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The world's largest social network claims DLA Piper and other law firms knew Paul Ceglia was lying about his ownership stake in Facebook -- but went forward with the case anyway.
Government agency cautions about the use of cryptocurrencies, saying they’re more likely to be used by “fraudsters to perpetrate fraudulent investment schemes.”
New York man claimed in a lawsuit against the social network and Mark Zuckerberg that he had a 2003 contract that entitled him to a half ownership in the company.
"The dollar bill market has been extremely susceptible to forgers, tax fraud, criminal cartels, and armed robbers stealing millions of dollars from their legitimate owners," Rep. Jared Polis writes to federal regulators.
Pump-mounted devices used Bluetooth chips that allowed the thieves to retrieve the data without having to physically connect to the devices, prosecutors allege.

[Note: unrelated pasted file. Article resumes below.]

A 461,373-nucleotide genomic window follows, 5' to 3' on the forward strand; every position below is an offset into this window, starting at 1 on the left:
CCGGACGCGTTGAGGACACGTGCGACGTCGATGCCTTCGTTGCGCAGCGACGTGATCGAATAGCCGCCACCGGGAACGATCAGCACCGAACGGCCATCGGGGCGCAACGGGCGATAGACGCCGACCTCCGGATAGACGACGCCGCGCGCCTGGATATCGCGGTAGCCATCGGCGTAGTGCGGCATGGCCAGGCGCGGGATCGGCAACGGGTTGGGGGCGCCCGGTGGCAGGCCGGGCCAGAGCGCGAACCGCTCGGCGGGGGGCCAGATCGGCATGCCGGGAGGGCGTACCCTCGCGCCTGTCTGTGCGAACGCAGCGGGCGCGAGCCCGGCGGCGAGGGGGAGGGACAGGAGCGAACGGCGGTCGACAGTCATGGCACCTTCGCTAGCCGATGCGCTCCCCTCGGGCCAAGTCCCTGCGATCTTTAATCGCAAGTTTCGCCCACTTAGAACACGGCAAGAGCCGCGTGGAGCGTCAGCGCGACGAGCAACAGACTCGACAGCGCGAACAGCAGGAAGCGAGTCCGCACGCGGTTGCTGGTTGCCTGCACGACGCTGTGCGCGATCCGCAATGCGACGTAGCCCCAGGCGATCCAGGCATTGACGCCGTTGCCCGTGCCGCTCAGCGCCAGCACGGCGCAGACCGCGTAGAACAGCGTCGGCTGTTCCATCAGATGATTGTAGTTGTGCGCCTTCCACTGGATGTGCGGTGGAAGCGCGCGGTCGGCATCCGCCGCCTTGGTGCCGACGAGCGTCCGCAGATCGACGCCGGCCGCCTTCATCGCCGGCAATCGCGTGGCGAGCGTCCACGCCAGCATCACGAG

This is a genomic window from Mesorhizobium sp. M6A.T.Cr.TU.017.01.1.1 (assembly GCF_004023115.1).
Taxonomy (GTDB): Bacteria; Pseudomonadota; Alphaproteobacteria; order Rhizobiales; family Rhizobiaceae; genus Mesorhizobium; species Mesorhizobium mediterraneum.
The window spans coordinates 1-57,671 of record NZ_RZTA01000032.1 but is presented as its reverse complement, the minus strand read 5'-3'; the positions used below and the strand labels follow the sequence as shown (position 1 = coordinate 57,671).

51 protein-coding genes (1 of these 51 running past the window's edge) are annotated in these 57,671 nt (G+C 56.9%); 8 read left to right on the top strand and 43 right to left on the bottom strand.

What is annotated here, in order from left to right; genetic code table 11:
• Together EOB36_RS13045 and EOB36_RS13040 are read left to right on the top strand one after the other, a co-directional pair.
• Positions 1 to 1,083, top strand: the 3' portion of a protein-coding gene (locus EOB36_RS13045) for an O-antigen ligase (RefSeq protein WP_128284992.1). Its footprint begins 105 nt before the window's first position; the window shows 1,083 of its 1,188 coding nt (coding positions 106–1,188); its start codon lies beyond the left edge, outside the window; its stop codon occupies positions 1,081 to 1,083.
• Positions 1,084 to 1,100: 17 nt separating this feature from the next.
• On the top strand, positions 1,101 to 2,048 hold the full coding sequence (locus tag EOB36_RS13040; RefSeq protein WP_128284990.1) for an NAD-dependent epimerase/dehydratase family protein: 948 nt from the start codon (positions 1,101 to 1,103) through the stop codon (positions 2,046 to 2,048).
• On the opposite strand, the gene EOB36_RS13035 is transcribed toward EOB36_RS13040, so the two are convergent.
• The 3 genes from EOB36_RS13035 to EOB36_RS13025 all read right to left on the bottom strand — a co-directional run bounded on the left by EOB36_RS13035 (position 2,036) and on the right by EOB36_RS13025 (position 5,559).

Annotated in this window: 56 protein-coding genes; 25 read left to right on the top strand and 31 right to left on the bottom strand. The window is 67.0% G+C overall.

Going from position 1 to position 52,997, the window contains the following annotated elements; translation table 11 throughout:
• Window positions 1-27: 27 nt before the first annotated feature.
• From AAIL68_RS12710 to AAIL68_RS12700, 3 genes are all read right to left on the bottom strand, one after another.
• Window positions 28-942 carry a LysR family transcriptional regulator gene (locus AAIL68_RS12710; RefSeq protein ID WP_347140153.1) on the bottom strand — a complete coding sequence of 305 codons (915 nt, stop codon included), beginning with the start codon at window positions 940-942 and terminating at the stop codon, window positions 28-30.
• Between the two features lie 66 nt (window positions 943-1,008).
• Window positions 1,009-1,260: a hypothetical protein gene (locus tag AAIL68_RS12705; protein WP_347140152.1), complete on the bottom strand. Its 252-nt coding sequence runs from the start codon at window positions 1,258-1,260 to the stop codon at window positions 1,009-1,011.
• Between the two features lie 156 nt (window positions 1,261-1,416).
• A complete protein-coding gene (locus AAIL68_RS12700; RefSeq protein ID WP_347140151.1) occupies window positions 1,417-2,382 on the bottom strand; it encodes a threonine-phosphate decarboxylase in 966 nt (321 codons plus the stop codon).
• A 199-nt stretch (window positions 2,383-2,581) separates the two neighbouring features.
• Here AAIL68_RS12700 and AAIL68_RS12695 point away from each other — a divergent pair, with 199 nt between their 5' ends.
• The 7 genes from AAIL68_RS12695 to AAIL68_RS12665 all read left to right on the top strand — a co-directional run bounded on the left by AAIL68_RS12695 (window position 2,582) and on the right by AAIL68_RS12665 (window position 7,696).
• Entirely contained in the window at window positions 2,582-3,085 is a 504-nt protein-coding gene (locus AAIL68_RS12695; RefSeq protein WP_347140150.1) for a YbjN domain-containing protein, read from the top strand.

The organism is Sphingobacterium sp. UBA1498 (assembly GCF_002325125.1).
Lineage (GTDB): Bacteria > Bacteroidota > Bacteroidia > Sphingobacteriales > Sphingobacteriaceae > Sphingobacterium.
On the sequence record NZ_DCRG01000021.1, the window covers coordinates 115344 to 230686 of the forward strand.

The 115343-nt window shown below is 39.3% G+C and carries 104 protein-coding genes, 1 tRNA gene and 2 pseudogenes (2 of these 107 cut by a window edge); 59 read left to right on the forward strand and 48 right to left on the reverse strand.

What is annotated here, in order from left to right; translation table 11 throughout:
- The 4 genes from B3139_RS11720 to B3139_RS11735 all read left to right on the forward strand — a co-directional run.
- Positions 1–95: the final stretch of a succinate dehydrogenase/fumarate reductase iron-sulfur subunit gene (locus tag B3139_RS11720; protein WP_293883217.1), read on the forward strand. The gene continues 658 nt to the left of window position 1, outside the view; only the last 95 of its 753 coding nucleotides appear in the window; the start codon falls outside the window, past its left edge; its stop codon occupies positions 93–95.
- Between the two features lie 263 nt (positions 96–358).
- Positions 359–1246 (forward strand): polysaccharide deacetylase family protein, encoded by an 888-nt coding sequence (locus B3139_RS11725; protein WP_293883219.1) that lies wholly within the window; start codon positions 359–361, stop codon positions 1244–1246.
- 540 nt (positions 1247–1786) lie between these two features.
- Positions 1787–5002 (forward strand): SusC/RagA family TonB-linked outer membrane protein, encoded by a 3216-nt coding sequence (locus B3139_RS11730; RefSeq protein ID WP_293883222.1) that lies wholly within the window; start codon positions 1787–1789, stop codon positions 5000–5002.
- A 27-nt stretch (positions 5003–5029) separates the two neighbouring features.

The research team that discovered significant security holes in more than a dozen home Wi-Fi routers adds more devices to that list at Defcon 21.
Attorneys general for Nebraska and Oklahoma want to know how much revenue is generated by ads related to illegal sales of prescription drugs and counterfeit merchandise.
The Voynich Manuscript has eluded every attempt at deciphering. But new computerized statistical analysis suggests it has a genuine message and is not a hoax.
The most popular home wireless routers are easily hacked and there's little you can do to stop it, says a new study by research firm Independent Security Evaluators.
Judge says there is clear evidence that the 2003 contract that Ceglia claims gives him half interest in the social network was a "recently created fabrication."